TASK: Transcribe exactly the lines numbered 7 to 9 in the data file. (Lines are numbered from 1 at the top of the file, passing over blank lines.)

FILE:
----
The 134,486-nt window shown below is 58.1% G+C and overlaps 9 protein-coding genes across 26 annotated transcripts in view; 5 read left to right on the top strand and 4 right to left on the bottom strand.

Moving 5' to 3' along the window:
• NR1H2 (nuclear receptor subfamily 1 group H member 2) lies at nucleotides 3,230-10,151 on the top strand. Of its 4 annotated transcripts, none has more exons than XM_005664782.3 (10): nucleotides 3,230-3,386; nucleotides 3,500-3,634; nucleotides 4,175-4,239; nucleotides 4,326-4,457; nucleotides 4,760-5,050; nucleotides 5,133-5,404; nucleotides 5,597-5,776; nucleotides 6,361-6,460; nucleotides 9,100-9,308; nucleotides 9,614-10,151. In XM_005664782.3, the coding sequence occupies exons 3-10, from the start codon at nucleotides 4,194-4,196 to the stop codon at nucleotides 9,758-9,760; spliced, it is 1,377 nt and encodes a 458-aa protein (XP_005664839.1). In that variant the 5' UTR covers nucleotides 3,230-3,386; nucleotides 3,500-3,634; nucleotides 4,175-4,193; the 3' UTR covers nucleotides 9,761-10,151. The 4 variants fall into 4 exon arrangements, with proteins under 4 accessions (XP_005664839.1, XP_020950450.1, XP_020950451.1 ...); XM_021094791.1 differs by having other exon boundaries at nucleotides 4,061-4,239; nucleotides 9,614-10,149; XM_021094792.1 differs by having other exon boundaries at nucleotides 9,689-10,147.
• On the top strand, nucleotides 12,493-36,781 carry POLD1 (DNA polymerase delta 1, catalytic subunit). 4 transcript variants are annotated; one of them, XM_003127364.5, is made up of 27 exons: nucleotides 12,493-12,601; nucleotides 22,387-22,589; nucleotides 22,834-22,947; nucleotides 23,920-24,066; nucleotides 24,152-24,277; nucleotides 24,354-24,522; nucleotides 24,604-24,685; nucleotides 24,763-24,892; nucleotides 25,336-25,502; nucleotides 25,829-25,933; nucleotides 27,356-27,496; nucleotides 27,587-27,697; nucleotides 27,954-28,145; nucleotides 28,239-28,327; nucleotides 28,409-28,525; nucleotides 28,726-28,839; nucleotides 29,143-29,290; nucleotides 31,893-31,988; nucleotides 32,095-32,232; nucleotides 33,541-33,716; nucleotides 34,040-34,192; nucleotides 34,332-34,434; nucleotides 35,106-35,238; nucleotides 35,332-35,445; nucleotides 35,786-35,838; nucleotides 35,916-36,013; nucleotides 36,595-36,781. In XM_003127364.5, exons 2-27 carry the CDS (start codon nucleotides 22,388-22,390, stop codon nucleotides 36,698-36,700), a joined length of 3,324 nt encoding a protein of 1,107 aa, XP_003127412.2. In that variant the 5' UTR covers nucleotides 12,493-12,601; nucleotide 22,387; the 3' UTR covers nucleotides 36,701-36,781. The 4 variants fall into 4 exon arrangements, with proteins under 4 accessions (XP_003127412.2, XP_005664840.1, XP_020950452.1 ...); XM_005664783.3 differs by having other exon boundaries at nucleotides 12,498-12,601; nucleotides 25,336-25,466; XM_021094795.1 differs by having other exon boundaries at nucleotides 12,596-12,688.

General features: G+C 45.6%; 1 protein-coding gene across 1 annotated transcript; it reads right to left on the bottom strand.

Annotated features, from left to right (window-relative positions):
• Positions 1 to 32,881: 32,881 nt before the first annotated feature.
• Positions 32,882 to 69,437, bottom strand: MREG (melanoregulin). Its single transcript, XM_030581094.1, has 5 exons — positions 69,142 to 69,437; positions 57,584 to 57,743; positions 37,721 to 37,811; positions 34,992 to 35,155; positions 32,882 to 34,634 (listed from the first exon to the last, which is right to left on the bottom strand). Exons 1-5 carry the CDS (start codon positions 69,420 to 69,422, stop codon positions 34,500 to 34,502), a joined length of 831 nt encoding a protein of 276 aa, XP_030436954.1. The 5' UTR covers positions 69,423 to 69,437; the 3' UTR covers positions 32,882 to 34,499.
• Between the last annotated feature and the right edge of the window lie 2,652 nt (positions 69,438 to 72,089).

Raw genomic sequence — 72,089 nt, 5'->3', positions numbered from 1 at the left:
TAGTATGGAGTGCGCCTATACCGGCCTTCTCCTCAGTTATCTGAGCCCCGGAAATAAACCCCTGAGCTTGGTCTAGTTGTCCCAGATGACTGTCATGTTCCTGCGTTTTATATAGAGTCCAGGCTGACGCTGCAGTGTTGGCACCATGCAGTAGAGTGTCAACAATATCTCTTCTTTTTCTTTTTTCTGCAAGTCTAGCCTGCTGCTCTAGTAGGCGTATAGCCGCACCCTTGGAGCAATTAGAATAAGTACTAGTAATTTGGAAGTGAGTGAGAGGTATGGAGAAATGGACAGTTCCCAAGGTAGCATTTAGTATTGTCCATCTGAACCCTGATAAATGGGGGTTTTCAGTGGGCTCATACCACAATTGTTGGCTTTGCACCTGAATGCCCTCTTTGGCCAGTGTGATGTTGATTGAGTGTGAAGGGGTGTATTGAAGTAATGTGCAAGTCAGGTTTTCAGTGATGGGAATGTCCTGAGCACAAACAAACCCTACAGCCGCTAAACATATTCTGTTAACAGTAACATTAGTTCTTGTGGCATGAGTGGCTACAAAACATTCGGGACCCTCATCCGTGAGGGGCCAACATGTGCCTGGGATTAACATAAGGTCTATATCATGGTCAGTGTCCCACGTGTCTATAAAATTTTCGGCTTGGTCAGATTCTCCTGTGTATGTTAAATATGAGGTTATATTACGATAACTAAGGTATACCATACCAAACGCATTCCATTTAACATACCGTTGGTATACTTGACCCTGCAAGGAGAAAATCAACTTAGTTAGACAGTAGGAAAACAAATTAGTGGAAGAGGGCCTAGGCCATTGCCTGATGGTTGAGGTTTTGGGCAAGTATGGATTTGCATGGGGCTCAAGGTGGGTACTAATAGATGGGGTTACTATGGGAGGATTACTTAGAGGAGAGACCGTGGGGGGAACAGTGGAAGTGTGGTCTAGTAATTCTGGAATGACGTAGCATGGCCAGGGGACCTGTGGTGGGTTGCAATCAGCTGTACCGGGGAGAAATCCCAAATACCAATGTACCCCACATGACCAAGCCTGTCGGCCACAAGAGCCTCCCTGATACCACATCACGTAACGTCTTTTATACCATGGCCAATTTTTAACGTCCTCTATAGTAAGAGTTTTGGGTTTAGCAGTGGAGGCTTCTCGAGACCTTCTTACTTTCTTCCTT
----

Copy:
• Positions 1 to 32,881: 32,881 nt before the first annotated feature.
• Positions 32,882 to 69,437, bottom strand: MREG (melanoregulin). Its single transcript, XM_030581094.1, has 5 exons — positions 69,142 to 69,437; positions 57,584 to 57,743; positions 37,721 to 37,811; positions 34,992 to 35,155; positions 32,882 to 34,634 (listed from the first exon to the last, which is right to left on the bottom strand). Exons 1-5 carry the CDS (start codon positions 69,420 to 69,422, stop codon positions 34,500 to 34,502), a joined length of 831 nt encoding a protein of 276 aa, XP_030436954.1. The 5' UTR covers positions 69,423 to 69,437; the 3' UTR covers positions 32,882 to 34,499.
• Between the last annotated feature and the right edge of the window lie 2,652 nt (positions 69,438 to 72,089).